“Alas, physical energy must be conserved, but the engine inside the soul revs up just the same. Every day, I hear people with RA talk about the frustration of these restrictions and limitations. If physical energy remains limited, maybe we can become limitless at something else – like compassion or patience or joy.” Quote from RA Warrior blog. http://rawarrior.com/severe-rheumatoid-arthritis-can-leave-you-stuck/
We RA’ers have very limited energy reserves. This keeps us from doing many of the things that tend to define us. In my case, it has prevented me from attending Church. Now, those who “knew me when” know that my favorite place to be was and is in Church. The Ol’ Curmudgeon and I were there for most of the services. Because of our distance from the Church, we usually did not attend Vigil, but were there for everything else.
As we got older, we had to do more “picking and choosing” of the services during Great Lent and Holy Week, and that was most disappointing. After the Ol’ Curmudgeon’s first angioplasty, he was unable to direct choir anymore, and was unable to attend the Liturgy every week – we managed about every other week. Meanwhile, my energy reserves disappeared, and I was diagnosed with fibromyalgia – but we now know what I had was really early RA. I had to leave services earlier and earlier.
As a person who has always been very adaptive – I could adapt to nearly anything – I looked around for ways to retain and grow my Orthodox Christian faith while recognizing my limitations. I found them in books, on CDs and the internet. It has been disappointing to not find help on TV or DVDs, but clips on YouTube are helpful.
What has been most helpful? In addition to the Jordanville Orthodox Prayerbook, the Old (Orthodox) Believer’s Prayerbook has been wonderful. The translations are very beautiful and not awkward. There are many additional prayers not found in other prayerbooks. Another book is Prayers by the Lake by St. Nikolai Velamirovic. This book is also available on-line. The books by Johanna Manley (The Bible and the Holy Fathers for Orthodox, Grace for Grace: The Psalter and the Holy Fathers, Wisdom, Let Us Attend: Job, the Fathers, and the Old Testament, and Isaiah Through the Ages have been of inestimable help. The “Book of Akathists, Vol I and Vol II, from Holy Trinity Monastery in Jordanville is wonderful. I also have the Lenten Triodion and the Festal Menaion by Archbishop Kallistos and Mother Maria. The translations are delicate and euphonious. They evoke the sense of deep joy inspired by actually being in Church. For daily devotions, The Prologue from Ochrid (mine is the early, first edition, in 4 volumes that could be purchased individually – made it easier to purchase) is essential to me. The Menologion-3, A Troparion and Kontakion reader for Windows, with Lives of Saints and daily Bible readings, is extremely helpful when time is short, as is Horos (St. Anthony’s Hours of Prayer), a computer program that pops up on the Liturgical Hours with a Psalm from that service.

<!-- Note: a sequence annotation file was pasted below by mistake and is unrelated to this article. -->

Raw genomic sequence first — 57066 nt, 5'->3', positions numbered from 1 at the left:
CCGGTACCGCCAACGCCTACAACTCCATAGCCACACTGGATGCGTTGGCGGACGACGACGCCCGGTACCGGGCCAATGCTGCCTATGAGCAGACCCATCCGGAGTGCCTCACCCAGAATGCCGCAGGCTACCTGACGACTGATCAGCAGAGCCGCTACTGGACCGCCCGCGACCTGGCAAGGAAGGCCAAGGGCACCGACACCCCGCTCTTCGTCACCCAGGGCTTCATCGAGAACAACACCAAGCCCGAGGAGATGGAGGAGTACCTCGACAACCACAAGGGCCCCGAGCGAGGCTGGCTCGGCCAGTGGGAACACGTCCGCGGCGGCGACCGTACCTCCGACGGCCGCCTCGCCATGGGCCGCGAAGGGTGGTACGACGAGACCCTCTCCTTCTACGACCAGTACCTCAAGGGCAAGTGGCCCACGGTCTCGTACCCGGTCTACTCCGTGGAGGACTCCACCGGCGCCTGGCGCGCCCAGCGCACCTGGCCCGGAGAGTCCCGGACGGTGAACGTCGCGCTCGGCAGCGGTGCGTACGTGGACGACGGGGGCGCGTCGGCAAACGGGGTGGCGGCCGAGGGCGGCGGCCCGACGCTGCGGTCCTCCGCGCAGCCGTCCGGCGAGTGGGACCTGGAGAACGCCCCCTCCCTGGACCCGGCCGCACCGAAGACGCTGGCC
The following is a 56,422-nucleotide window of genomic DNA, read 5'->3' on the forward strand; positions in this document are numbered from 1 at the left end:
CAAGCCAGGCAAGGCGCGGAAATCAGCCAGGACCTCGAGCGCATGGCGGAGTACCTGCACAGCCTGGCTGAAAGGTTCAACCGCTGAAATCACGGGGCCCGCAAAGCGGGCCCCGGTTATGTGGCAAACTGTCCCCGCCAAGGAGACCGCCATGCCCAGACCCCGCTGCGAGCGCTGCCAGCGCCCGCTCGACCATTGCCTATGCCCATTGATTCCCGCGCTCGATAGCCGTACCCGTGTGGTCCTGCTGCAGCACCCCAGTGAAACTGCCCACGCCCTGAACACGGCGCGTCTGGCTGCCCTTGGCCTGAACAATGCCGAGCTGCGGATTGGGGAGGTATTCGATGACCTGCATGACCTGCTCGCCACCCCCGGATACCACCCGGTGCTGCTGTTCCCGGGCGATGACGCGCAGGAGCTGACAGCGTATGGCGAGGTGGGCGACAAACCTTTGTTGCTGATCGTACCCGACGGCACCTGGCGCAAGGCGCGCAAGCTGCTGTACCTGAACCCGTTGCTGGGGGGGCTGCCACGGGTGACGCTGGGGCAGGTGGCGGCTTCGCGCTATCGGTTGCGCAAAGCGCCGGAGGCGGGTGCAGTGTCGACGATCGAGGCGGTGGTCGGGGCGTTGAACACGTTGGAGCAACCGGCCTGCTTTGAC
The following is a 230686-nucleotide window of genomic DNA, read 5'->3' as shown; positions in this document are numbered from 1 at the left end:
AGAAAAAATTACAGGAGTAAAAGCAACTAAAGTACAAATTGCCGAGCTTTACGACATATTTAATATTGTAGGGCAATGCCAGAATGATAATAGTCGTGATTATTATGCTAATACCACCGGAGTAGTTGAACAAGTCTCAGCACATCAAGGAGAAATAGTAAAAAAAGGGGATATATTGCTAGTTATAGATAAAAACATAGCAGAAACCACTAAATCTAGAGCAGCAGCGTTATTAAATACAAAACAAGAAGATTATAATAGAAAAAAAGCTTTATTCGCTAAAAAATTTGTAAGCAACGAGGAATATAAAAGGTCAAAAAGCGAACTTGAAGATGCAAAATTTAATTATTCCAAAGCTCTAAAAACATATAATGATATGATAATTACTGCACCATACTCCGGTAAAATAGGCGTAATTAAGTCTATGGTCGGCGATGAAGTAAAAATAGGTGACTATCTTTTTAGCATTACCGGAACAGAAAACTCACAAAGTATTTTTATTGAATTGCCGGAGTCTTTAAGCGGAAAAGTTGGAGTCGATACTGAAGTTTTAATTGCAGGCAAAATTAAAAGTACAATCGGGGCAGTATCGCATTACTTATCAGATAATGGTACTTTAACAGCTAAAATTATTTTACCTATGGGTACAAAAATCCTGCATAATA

I have downloaded many videos from the internet and converted them into MP3s so I can listen to them on my SansaClip (a very small MP3 player) as well as watch them on my computer. I also have converted some of my particularly treasured Orthodox music from my CDs to MP3s to listen to when I’m away, or want to listen when my Ol’ Curmudgeon doesn’t want to listen.
What do I wish for? I want St. Nicholas to bring me (and thousands of other Orthodox shut-ins) live, streaming videos of the Slavic-style Divine Liturgy on a weekly basis. I often watch the GOA live, streaming video of the Divine Liturgy, but my spirit longs for the Slavic music and English. None of the CDs really suffice for this.
Of course, I pray for healing – both for my Ol’ Curmudgeon (who isn’t doing real well energy-wise following his third angioplasty 2 years ago) and for me. Until God does that, we continue to adapt. But we are aware that, like many other people, our “golden” years are much less than “golden.”
After I was trapped in the bathroom (couldn’t turn the dratted handle because my hands were flared, couldn’t use my forearms because of the angles involved), my husband had lever handles installed house-wide. It was well worth the cost. On really “difficult” days, I put a “pull” on the handle and Emmy opens it for me!
Himself and I also planned out and had a new kitchen installed that lets me sit to do most of the things I need to do, and is big enough for him to do what he needs to do – finally! (My friend, Denise, in Savannah, would LOVE this kitchen!) The renovation was trying, but we survived. Energy-wise, we are still recovering – 2 months after completion.
We are gradually re-defining ourselves, taking our physical limitations into consideration and adapting as much as we can in a positive manner. RA continues to eat into my joints, and makes various tasks and activities more difficult.
We accommodate to our handicaps and make each day as good as we can make it, thanking God for His grace in giving us the ability to adjust, improvise, adapt, and accommodate (if not overcome) our handicaps.